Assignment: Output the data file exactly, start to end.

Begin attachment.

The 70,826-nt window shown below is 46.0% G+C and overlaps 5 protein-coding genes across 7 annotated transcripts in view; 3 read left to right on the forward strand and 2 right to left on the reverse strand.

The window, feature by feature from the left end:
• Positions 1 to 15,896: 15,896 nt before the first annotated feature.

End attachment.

The 70,826-nt window shown below is 46.0% G+C and overlaps 5 protein-coding genes across 7 annotated transcripts in view; 3 read left to right on the forward strand and 2 right to left on the reverse strand.

The window, feature by feature from the left end:
• Positions 1 to 15,896: 15,896 nt before the first annotated feature.